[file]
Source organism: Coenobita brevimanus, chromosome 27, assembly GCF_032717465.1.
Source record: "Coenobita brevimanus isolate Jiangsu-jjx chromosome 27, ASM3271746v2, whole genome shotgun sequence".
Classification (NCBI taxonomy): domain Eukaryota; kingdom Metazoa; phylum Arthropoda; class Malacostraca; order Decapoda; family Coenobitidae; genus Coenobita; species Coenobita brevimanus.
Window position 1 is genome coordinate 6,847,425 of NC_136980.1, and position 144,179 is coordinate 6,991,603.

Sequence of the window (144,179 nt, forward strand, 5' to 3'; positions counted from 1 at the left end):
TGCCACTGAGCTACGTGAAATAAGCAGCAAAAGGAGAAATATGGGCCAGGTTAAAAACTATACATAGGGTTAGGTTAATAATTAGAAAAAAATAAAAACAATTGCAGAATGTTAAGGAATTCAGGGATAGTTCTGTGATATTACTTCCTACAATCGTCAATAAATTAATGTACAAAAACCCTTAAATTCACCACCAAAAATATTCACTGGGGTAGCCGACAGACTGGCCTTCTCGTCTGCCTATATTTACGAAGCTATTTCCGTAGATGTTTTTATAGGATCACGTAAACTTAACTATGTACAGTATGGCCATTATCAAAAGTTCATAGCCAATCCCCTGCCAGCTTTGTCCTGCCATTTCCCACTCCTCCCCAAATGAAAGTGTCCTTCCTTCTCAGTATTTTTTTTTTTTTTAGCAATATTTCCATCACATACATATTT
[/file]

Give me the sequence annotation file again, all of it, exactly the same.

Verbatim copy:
Source organism: Coenobita brevimanus, chromosome 27, assembly GCF_032717465.1.
Source record: "Coenobita brevimanus isolate Jiangsu-jjx chromosome 27, ASM3271746v2, whole genome shotgun sequence".
Classification (NCBI taxonomy): domain Eukaryota; kingdom Metazoa; phylum Arthropoda; class Malacostraca; order Decapoda; family Coenobitidae; genus Coenobita; species Coenobita brevimanus.
Window position 1 is genome coordinate 6,847,425 of NC_136980.1, and position 144,179 is coordinate 6,991,603.

Sequence of the window (144,179 nt, forward strand, 5' to 3'; positions counted from 1 at the left end):
TGCCACTGAGCTACGTGAAATAAGCAGCAAAAGGAGAAATATGGGCCAGGTTAAAAACTATACATAGGGTTAGGTTAATAATTAGAAAAAAATAAAAACAATTGCAGAATGTTAAGGAATTCAGGGATAGTTCTGTGATATTACTTCCTACAATCGTCAATAAATTAATGTACAAAAACCCTTAAATTCACCACCAAAAATATTCACTGGGGTAGCCGACAGACTGGCCTTCTCGTCTGCCTATATTTACGAAGCTATTTCCGTAGATGTTTTTATAGGATCACGTAAACTTAACTATGTACAGTATGGCCATTATCAAAAGTTCATAGCCAATCCCCTGCCAGCTTTGTCCTGCCATTTCCCACTCCTCCCCAAATGAAAGTGTCCTTCCTTCTCAGTATTTTTTTTTTTTTTAGCAATATTTCCATCACATACATATTT